Children plunge to the depths using firm’s diving robot

THIS WEEK IN 1993: Nursery school for all three-year-olds

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EXCITED children scoured the seabed looking for crabs, fish and sunken ships.

Manipulating the controls of a diving robot they peered at a screen as the secrets of the deep were revealed.

Two pairs of brothers (l-r) Ben Magro (7), Ben Thimbleby (8),  Will Magro (6) Sam Thimbleby (7). and Steve Arnott technical sales from Saab Seaeye.  ''Visitors to the Royal Navy Submarine Museum in Gosport, Hampshire taken to new depths when they came face to face with the diving robots, ROV's (remote operated vehicles), from Fareham based company, Saab Seaeye.'Picture: Allan Hutchings (132264-064)

Two pairs of brothers (l-r) Ben Magro (7), Ben Thimbleby (8), Will Magro (6) Sam Thimbleby (7). and Steve Arnott technical sales from Saab Seaeye. ''Visitors to the Royal Navy Submarine Museum in Gosport, Hampshire taken to new depths when they came face to face with the diving robots, ROV's (remote operated vehicles), from Fareham based company, Saab Seaeye.'Picture: Allan Hutchings (132264-064)

Saab Seaeye had brought its Falcon robot to the Royal Navy Submarine Museum in Gosport at a fun day exploring maritime archaeology.

Seven-year-old Ben Magro, from Seafield Park Road, Hill Head, was with his brother Will, six.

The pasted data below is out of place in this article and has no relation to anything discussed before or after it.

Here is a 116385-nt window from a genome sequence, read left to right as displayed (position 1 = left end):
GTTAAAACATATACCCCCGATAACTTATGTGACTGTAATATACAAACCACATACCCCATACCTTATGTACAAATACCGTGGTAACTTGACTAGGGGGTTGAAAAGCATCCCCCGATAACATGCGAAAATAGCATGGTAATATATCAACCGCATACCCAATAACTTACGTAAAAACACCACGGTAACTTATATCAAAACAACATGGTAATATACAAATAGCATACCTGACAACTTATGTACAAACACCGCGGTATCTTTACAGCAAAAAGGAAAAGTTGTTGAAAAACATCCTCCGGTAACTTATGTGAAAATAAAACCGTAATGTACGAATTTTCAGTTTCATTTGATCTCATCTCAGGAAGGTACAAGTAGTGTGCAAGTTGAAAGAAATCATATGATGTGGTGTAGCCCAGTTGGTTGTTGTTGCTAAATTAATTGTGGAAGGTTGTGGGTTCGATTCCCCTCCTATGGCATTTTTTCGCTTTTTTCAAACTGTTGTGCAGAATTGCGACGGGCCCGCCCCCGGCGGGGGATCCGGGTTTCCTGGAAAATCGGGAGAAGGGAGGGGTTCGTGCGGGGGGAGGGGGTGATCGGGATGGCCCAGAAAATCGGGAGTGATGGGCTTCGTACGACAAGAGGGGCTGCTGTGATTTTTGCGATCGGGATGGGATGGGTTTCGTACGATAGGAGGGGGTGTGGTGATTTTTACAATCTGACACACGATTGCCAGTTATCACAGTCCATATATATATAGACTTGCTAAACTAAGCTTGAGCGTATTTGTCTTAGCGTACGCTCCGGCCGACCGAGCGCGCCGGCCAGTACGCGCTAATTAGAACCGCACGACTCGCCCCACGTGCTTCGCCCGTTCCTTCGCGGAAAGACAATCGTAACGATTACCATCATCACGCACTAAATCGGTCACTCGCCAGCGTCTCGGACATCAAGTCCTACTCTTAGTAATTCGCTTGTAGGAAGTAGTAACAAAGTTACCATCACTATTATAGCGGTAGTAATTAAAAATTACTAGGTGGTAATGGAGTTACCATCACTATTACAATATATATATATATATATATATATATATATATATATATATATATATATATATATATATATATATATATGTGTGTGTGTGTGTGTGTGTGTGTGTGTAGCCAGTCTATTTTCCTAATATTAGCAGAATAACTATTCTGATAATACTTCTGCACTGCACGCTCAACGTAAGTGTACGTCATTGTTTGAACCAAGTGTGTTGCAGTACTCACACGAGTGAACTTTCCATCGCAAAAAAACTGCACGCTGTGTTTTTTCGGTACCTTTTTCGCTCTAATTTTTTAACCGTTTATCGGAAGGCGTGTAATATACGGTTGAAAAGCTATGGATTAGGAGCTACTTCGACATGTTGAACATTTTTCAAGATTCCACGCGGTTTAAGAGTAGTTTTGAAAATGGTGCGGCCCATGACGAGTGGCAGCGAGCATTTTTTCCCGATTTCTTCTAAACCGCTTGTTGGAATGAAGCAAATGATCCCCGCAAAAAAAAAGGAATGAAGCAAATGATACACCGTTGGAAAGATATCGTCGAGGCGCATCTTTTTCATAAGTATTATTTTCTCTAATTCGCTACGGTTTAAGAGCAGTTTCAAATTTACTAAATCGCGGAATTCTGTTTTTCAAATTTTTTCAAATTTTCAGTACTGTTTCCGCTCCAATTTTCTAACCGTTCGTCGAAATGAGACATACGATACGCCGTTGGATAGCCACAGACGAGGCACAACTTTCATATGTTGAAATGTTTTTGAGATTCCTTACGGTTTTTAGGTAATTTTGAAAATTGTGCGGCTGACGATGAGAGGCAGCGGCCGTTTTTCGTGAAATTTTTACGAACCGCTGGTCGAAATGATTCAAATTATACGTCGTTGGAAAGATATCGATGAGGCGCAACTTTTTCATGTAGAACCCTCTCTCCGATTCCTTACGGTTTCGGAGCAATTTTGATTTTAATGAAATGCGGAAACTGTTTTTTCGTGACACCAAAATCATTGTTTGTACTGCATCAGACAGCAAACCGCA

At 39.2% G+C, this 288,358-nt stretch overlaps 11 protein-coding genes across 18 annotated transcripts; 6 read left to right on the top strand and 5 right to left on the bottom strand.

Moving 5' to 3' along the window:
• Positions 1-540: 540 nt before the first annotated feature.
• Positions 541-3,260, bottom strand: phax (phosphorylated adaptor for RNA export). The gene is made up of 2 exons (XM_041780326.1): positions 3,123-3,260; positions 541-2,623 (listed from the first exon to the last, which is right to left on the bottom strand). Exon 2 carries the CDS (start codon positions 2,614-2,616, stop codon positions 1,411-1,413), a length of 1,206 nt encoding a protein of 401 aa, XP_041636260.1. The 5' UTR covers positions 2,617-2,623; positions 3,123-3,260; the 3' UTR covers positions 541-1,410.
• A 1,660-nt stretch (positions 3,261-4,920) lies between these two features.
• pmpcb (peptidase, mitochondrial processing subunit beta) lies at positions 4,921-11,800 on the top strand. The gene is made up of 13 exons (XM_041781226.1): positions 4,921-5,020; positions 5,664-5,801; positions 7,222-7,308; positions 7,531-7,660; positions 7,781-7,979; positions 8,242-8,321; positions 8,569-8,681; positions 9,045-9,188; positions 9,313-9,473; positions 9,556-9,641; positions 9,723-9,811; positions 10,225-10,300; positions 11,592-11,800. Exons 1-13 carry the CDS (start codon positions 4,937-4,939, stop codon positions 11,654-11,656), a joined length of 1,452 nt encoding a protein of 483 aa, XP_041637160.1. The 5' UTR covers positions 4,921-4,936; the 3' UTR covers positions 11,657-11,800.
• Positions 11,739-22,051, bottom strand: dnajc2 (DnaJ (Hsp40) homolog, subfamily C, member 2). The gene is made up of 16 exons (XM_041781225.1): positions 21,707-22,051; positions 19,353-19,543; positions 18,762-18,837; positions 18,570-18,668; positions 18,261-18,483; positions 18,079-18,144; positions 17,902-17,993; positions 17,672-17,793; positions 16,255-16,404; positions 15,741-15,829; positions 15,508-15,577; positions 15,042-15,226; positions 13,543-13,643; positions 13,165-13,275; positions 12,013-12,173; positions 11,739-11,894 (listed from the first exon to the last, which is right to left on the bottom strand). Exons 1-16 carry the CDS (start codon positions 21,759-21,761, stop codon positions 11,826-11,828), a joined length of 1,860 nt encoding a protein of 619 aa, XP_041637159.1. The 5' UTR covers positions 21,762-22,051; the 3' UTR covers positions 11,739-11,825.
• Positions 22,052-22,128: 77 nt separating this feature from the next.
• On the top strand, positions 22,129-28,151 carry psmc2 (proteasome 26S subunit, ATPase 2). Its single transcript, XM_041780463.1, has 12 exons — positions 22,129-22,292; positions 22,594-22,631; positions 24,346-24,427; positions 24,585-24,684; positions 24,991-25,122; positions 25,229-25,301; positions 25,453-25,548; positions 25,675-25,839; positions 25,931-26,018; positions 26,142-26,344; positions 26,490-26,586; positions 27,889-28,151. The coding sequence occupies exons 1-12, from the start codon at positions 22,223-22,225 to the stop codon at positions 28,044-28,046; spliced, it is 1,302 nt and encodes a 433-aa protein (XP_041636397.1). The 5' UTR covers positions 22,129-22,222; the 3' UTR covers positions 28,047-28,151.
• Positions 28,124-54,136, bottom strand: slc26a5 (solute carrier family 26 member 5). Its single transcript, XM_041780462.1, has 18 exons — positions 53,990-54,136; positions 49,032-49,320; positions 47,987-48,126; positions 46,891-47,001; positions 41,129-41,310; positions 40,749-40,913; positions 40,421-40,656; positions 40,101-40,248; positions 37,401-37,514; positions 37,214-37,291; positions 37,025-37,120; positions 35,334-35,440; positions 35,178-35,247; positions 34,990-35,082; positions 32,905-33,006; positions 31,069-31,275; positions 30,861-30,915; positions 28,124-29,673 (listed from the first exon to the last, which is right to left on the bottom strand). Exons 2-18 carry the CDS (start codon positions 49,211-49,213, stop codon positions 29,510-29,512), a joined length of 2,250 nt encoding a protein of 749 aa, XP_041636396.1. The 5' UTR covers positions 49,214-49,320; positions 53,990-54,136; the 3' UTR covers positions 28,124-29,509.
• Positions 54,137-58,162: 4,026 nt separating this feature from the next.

Ben did not find any ships but spotted crabs when it was his turn to use the submersible. ‘It was not too scary, I’ve seen crabs before but I hadn’t controlled a remote control submarine like that,’ he said.

‘We had to press buttons and push a lever.

‘I’ve used remote control cars but not stuff in water.

‘It was hard, pushing the buttons ached my finger.

‘When we got to the bottom the sand all went in front of the camera so we couldn’t see.’

The two brothers were joined by mum Kate, 40, and friends, Ben Thimbleby, eight, Sam, seven, and their mum Jenny, 42, of Kiln Road, in Fareham.

All had also enjoyed touring round the museum’s World War Two-era submarine, HMS Alliance.

Ben said: ‘We did some of the activities upstairs and looked at the shop. We’ve been sending the robot underwater trying to find things.’

The Saab Seaeye Falcon was fitted with a gripping arm but can have a range of attachments and can plunge to 1,000ft under the surface.

It features a camera and LED lights, sending the images back in real time via its long umbilical cord.

The robot has a variety of uses, including surveying offshore wind farms, and oil and gas pipelines.

Other groups were at the museum teaching youngsters about maritime archaeology, including the Mary Rose Museum and Gosport’s Diving Museum.

Different activities are on tomorrow from 11am to 3pm.